See our swamp history page here...
The LIDAR image below this text shows elevations. Blue is low and red is high. Dark blue is sea level. See an enlarged legend below the image
It shows the current extent of the 4.5km long wetland (extending south over Limestone Road, Boneo) and its very low elevation is clearly visible as the same dark blue colour as the beaches
A dark blue broken line deep in the Capel Sound dune system shows the old Chinamans Creek course lying to the west of the current man-made channel. Below that is the former shire tip and current Truemans Rd recreation complex, on infilled former swampland
The central part of the picture shows ridges of the aeolian calcareous (made from shells) sand dunes of the Cups landform
Coastal Moonah Woodland occurs on these sand ridges and the lower frost-prone depressions (in light blue) of the cups once supported grassland vegetation with scattered Sheoak, Banksia and Wirilda Wattles (Smythe 1846)
The Boneo plain begins at the right edge (in pale yellow)
The elevated area at top right is the Rosebud South acid sands land formation and the parallel bay dune deposits that Rosebud, Tootgarook and Rye are built on, are obvious
2,000 years ago, the swamp and those town sites were under the sea, which was up to 1.5 metres higher for 5,000 years until it receded to it's eventual present level, leaving behind the series of low parallel dunes in the process
Click on the map to view a zoomable version with main roads marked or go to this page to see more detailed LIDAR images of the swamp
All but invisible to peninsula residents and visitors alike, the greater Tootgarook/Boneo wetland complex has suffered considerable attrition since European settlement of the area, but is still an important and uniquely biodiverse wetland system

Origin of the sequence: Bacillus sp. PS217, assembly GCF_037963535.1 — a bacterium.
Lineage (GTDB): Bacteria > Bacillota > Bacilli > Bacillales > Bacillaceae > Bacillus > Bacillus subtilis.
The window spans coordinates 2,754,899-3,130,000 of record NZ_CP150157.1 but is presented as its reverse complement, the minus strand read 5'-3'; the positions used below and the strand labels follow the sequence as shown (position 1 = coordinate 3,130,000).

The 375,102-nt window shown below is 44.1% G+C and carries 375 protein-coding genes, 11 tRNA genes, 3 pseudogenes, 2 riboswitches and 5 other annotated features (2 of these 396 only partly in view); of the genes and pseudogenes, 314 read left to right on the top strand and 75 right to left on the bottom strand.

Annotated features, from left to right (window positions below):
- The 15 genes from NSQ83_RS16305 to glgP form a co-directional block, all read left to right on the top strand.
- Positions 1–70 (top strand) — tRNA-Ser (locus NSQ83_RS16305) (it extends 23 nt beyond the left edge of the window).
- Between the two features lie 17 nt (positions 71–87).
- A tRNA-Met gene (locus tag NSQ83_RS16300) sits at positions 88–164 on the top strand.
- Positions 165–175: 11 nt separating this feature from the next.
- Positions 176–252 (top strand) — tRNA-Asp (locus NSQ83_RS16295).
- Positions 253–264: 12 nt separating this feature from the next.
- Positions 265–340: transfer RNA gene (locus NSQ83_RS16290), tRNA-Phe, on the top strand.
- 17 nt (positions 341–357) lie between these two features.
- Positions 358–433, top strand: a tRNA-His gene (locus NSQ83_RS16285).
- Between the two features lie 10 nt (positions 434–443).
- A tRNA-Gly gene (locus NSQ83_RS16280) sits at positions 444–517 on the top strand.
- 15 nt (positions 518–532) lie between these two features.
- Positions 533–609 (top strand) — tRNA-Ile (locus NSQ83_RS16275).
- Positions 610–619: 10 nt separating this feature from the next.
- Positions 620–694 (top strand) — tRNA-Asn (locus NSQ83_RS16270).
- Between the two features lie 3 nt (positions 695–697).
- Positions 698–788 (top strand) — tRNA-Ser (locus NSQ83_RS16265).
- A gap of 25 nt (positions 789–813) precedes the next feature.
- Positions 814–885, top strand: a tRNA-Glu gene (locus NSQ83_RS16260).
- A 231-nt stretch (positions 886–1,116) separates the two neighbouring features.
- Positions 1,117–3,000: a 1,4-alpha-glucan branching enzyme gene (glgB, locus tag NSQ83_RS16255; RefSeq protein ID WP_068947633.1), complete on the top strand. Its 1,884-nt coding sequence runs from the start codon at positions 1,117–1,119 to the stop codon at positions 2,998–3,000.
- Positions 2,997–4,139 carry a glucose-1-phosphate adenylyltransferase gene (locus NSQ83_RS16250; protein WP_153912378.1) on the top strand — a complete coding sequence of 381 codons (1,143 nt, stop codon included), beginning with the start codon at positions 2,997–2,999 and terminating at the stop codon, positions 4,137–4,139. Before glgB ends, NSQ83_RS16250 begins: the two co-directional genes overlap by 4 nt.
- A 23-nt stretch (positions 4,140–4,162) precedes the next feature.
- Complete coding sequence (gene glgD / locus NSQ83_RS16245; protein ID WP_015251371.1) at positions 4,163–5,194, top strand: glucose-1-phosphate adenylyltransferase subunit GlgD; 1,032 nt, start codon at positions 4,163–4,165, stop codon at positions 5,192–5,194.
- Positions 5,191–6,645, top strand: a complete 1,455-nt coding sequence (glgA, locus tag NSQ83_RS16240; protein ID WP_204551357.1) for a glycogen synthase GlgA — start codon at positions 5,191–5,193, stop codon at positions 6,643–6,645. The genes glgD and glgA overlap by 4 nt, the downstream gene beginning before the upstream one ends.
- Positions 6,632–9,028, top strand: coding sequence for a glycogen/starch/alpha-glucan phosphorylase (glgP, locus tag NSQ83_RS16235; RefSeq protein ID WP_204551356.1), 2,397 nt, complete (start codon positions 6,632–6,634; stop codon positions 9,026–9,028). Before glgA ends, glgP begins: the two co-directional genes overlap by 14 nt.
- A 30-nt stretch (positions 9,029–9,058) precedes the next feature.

See this page for the list of significant natural attributes including 8 endangered vegetation communities
Classified by DSE as a Shallow Freshwater Marsh, a wetland type that now only covers 15% of it's original extent in the Port Philip Region, it is of geological interest for it's peat, limestone and marl* (used as a fertiliser and soil conditioner)
Marl and limestone were mined in the past with a tramway running down Truemans Road to a jetty on the bay
Marks' lime kiln was apparently situated on the original course of Chinaman's Creek in the vicinity of the small Tootgarook Wetland Reserve (top left corner of the photograph)
Aboriginal artifacts have been found in the past and formal digs have merely confirmed that swamp edges were very popular home locations for the "Old People"
Fed by Drum Drum Alloc# Creek, from the Rosebud sands to the east, and draining into the bay by the original course of Chinamans Creek, the two waterways have long been linked by a constructed^ drain and the Chinamans Creek Drain runs south to north through the centre of the wetland. The wetland acts as a retarding basin, protecting low-lying residential land between it and Port Phillip Bay (see photo below)